Hermitage is the name of the high quality French wines produced from the grapes of vines thriving on the slopes of the river Rhône valley. They grow at around 525 ft (160 m) above sea level. The soils under them are alluvial, some mixed with granite, limestone, clay, sand, quartz. To produce red wines they use the Petite Syrah and Grosse Syrah varieties. For white wines they use Roussanne, Marsanne, Clairette and other varieties.
The varying forms of the terrain aid in the equal distribution of the moisture and therefore its better absorption by the plants. In addition, the warmth and direct sunlight aid in the full ripening of the grapes. They become large, juicy and heavy, their flesh obtaining a balanced and delightful taste. Collection of the harvest happens differently since each of the manufacturers follow their own special technique.
When it comes to removal of the stems, winemakers hold differing opinions. Some prefer to remove them completely, others to leave a small fraction of them. Once the harvest has been collected, winemakers have to decide whether to leave the grape clusters whole or to pick off the grapes from them. It's also a matter of choice what type of container the fermentation of the material will occur in. Some prefer large containers made of oak wood, others - stainless steel ones. Once the wine is prepared, it is left to age.
The practice of aging the red beverage in new French oak barrels is not particularly preferred. But of course there are manufacturers who prefer to age their wine in exactly those. Usually the wine ages about 18 months in the container. White Hermitage is often left to age in barrels and vats made of stainless steel. They are left to age a shorter period of time in comparison to the red wines.
Characteristics of Hermitage
Wines classified as Hermitage are rich, full-bodied, with a satisfying amount of tannins. They have compelling aromas that remind of small fruits such as blackberries, raspberries, cherries and others. One can pick up just a slight hint of nuances associated with the aroma of earth and smoke. Some manufacturers add aromatic spices such as cinnamon that further enrich the qualities of the wine and shape its profile. These wines age well and according to experts it is best to consume them after some time has passed.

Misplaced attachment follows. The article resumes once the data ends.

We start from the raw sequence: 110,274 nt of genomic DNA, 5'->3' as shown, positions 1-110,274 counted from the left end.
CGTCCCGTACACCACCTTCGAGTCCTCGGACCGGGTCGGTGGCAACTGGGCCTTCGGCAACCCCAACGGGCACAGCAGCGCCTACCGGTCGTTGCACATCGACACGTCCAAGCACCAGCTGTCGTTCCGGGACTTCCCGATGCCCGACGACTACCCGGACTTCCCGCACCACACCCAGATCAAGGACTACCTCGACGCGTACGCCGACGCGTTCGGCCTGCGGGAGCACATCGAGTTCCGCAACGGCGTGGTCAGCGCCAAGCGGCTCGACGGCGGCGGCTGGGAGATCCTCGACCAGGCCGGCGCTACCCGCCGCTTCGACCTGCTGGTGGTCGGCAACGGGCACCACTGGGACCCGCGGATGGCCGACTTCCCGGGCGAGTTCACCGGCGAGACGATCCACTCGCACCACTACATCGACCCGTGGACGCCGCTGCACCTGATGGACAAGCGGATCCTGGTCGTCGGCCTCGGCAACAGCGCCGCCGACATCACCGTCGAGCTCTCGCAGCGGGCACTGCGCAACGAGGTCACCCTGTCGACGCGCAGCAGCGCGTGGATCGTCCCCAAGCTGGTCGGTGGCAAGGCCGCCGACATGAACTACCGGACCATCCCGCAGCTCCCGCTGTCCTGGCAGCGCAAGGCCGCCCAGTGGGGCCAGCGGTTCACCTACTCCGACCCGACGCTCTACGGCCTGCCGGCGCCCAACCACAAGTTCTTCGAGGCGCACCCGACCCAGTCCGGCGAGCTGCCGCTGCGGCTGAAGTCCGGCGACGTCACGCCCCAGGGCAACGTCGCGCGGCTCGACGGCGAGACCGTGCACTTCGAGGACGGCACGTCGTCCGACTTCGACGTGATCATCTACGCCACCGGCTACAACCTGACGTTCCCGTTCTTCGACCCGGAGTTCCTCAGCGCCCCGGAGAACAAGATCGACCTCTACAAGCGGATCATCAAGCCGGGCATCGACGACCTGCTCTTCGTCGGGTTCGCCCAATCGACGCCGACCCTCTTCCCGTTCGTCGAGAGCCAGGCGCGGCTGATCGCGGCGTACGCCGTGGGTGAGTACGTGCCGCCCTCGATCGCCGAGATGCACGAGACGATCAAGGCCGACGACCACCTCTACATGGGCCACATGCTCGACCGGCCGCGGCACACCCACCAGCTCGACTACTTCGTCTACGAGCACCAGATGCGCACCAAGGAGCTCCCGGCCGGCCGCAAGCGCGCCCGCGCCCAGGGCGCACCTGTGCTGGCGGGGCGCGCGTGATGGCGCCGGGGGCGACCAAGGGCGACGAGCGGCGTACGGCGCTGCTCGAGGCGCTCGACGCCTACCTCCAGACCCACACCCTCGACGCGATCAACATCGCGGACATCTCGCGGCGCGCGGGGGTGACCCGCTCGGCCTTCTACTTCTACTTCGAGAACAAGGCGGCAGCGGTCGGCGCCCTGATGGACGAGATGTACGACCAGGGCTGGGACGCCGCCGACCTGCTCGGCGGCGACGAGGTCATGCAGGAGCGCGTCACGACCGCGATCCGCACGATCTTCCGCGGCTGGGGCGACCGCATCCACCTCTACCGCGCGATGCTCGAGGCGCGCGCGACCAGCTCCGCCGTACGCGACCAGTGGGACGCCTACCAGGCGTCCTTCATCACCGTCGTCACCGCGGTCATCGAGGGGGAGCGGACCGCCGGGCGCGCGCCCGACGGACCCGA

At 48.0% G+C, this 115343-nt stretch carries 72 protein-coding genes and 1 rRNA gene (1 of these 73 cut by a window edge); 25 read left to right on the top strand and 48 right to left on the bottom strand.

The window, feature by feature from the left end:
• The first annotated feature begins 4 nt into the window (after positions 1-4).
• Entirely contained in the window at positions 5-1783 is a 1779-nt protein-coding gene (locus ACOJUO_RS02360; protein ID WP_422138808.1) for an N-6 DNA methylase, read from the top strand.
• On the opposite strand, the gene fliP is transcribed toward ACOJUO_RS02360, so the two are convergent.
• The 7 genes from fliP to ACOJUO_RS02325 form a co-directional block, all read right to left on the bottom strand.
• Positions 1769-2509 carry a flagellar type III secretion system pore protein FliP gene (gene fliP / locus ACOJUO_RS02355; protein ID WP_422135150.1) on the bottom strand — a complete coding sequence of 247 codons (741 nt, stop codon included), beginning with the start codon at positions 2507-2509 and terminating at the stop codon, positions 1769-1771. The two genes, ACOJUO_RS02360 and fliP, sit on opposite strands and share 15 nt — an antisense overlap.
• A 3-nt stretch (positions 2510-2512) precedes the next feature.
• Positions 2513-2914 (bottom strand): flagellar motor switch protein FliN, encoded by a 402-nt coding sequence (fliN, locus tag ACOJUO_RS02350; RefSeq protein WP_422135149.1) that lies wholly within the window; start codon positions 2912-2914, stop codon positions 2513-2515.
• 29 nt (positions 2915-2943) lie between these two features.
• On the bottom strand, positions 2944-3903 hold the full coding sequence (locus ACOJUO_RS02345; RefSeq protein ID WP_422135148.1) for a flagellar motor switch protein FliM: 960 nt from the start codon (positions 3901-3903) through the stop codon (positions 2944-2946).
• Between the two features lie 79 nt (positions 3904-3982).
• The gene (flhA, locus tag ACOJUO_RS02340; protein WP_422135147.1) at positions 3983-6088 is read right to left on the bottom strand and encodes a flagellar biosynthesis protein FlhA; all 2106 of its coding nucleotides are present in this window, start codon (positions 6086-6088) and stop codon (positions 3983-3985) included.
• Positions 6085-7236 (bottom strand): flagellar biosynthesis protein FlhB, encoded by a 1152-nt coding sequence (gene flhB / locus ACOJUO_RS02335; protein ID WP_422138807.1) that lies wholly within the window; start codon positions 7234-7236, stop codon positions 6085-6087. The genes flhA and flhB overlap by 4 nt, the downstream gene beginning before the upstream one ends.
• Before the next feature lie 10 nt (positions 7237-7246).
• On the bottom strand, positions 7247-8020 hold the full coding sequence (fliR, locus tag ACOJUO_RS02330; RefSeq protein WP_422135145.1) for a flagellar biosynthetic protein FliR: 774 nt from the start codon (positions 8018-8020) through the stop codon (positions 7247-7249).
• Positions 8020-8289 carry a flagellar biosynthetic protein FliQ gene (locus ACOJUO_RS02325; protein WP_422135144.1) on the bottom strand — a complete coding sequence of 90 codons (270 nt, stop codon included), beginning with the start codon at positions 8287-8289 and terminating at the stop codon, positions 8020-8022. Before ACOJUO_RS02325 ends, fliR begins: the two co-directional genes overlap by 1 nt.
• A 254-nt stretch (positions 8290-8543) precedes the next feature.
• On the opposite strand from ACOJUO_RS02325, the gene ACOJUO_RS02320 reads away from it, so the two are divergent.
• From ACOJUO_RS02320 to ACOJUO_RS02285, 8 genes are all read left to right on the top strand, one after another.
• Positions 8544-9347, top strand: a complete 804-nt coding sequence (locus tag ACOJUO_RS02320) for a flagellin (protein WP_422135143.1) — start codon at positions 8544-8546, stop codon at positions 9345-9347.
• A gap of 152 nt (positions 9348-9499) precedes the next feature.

While the grape elixir is still young, it is rougher and harder. The feeling it leaves in the consumer is not so warm and pleasant. But over time, Hermitage softens and somehow magically transforms into an elegant, fine, rich drink, with a balanced, harmonious taste. With the very first sip one feels the bright, majestic and aristocratic essence of the wine. That is why winemakers have no qualms about leaving their products to age even 20, 30 or more years. In fact, Hermitage are among the French wines subject to the longest period of aging.
Hermitage, no matter if white or red, requires to be cooled before serving. The temperature you should aim for depends on the type of wine primarily. If it's a white wine, try to get it to a temperature of about 50°F (10 °C). If it's red, but full-bodied and heavy, it's best for its temperature to be about 62.6°F (17 °C). If your red Hermitage is lighter, its temperature needs to be lower, around 55.4°F (13 °C).
Both types of Hermitage need to be served in suitable glasses, to fully highlight their qualities. A classic red wine glass or universal white wine glass would be perfect. In both cases we have glasses with a slender stem, made of thin glass. They fully reveal the attractive color of the wine and its magnetism.
There is a wide variety of foods that can be paired with these types of wine. If you have a red wine, chefs recommend combining it with delicious meats like veal, beef, lamb or pork. The wine would harmonize excellently with veal steak with onion rings and teriyaki sauce, tomatoes stuffed with ground beef, lamb skewers with pomegranate glaze, steaks with butter sauce with mustard and lemons and others.
If you prefer lighter meats, it's a great idea to combine this aristocratic wine with a light dish of bird meat that will also delight the palate. Among our recommendations in this category are: turkey with blueberry sauce and sweet potatoes, turkey rouladens, chicken with almond sauce, duck with sweet-and-sour sauce, as well as duck fillet on the grill. The red variety can also be paired with all kinds of hard and soft cheeses.
As far as the white variety of the wine, it can be combined with fish dishes. Examples include white fish with a fine sauce, skewers of mackerel with bacon, oven roasted hake fillets and more. Seafood delicacies with crabs, lobsters, mussels, calamari, shrimp and others are also preferable. Dishes from Mexican and Asian cuisine are also among those highly appetizing additions to white Hermitage.See more